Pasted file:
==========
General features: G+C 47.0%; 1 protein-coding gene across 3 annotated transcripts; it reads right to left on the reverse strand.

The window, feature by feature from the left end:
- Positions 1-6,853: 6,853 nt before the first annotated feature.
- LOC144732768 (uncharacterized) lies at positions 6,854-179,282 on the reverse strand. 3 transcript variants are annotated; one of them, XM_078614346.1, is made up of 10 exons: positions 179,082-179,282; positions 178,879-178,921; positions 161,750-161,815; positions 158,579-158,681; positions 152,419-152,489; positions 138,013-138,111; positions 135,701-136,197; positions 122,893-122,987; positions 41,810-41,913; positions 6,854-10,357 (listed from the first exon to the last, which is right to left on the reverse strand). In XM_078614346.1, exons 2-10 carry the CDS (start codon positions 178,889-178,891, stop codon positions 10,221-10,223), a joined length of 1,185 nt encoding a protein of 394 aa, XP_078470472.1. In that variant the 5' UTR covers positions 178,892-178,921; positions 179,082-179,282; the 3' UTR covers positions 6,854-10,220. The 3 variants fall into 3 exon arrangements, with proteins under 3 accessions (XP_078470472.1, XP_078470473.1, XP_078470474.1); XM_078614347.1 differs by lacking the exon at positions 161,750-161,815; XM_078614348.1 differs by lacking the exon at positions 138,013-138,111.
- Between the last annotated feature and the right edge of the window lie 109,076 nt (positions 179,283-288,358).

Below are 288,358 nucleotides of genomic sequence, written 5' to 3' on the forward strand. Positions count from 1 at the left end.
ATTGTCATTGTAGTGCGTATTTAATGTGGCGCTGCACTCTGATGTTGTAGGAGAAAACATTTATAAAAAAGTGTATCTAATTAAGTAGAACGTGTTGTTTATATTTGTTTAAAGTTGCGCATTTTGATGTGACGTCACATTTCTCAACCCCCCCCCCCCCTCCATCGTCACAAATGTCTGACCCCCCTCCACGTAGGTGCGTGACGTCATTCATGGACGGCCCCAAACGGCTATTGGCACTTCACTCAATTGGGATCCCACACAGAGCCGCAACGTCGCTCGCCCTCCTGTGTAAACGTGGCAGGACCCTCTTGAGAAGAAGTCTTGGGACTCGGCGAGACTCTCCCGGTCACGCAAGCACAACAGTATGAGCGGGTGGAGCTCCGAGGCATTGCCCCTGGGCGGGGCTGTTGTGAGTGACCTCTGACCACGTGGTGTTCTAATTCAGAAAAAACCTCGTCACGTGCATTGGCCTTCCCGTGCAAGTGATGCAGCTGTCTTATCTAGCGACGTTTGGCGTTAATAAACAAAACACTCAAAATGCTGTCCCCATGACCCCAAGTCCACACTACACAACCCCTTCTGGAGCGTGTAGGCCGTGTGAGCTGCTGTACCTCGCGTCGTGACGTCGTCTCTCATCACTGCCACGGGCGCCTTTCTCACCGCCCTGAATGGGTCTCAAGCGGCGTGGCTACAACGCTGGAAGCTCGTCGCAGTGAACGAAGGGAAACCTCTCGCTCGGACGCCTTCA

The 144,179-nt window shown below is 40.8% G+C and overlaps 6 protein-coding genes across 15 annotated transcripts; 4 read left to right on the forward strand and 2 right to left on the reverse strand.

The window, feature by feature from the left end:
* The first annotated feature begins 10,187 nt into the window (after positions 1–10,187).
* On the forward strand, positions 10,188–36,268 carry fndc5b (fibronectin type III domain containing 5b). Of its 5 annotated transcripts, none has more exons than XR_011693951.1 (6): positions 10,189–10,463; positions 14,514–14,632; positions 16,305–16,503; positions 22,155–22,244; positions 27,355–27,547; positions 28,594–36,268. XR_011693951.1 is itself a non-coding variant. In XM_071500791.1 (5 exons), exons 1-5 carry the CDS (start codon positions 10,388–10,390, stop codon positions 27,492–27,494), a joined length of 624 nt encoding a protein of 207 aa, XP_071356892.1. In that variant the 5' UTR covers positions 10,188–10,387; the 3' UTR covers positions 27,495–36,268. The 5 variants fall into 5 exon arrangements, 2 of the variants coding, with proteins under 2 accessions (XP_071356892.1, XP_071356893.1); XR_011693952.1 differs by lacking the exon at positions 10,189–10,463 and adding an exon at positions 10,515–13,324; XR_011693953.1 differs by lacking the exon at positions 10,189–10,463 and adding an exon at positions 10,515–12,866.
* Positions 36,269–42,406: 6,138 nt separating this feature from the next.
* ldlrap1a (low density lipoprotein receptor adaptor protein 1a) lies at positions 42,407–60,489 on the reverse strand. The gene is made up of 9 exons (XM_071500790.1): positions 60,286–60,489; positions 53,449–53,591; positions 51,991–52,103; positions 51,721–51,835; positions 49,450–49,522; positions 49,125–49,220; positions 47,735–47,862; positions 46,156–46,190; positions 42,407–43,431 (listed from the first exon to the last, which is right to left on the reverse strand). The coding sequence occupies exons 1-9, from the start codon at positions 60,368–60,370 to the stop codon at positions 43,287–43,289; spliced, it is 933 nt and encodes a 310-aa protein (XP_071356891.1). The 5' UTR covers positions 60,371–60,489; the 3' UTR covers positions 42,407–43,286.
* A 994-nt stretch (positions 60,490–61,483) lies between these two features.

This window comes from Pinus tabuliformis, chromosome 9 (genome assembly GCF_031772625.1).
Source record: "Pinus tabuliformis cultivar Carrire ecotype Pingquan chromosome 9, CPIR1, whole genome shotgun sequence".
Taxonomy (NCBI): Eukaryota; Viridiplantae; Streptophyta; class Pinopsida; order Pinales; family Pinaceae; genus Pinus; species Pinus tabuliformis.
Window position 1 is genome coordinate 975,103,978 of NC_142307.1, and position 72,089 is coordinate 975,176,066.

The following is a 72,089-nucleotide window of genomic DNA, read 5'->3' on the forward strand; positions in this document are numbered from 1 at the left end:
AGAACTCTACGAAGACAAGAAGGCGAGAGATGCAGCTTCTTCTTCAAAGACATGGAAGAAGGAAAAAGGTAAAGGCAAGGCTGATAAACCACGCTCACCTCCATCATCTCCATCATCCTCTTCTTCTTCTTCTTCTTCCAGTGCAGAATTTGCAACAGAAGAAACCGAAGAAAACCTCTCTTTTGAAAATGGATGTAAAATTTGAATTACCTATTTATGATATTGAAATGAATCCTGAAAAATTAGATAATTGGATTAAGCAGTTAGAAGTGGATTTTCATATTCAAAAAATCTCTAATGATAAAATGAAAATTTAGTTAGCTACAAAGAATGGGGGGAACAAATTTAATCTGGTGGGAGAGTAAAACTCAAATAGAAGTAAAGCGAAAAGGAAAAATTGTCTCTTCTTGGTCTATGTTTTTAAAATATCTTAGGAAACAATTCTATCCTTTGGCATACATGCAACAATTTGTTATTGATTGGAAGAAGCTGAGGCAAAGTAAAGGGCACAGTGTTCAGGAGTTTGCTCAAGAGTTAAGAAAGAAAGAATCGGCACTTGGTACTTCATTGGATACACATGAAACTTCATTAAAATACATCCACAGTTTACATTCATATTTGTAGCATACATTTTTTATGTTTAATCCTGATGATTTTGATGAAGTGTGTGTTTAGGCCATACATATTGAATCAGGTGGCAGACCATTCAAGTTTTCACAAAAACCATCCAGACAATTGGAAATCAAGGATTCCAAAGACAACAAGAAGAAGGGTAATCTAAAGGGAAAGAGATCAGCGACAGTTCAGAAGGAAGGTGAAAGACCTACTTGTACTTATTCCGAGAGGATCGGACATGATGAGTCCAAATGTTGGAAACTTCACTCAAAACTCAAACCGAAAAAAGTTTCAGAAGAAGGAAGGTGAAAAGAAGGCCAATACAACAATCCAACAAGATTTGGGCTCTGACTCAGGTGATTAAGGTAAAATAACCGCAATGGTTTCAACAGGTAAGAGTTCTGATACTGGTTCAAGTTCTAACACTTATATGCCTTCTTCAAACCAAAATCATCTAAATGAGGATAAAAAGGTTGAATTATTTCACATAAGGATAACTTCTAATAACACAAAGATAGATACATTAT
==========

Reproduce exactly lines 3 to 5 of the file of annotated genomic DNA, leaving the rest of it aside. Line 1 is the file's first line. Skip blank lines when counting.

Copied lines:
- Positions 1-6,853: 6,853 nt before the first annotated feature.
- LOC144732768 (uncharacterized) lies at positions 6,854-179,282 on the reverse strand. 3 transcript variants are annotated; one of them, XM_078614346.1, is made up of 10 exons: positions 179,082-179,282; positions 178,879-178,921; positions 161,750-161,815; positions 158,579-158,681; positions 152,419-152,489; positions 138,013-138,111; positions 135,701-136,197; positions 122,893-122,987; positions 41,810-41,913; positions 6,854-10,357 (listed from the first exon to the last, which is right to left on the reverse strand). In XM_078614346.1, exons 2-10 carry the CDS (start codon positions 178,889-178,891, stop codon positions 10,221-10,223), a joined length of 1,185 nt encoding a protein of 394 aa, XP_078470472.1. In that variant the 5' UTR covers positions 178,892-178,921; positions 179,082-179,282; the 3' UTR covers positions 6,854-10,220. The 3 variants fall into 3 exon arrangements, with proteins under 3 accessions (XP_078470472.1, XP_078470473.1, XP_078470474.1); XM_078614347.1 differs by lacking the exon at positions 161,750-161,815; XM_078614348.1 differs by lacking the exon at positions 138,013-138,111.
- Between the last annotated feature and the right edge of the window lie 109,076 nt (positions 179,283-288,358).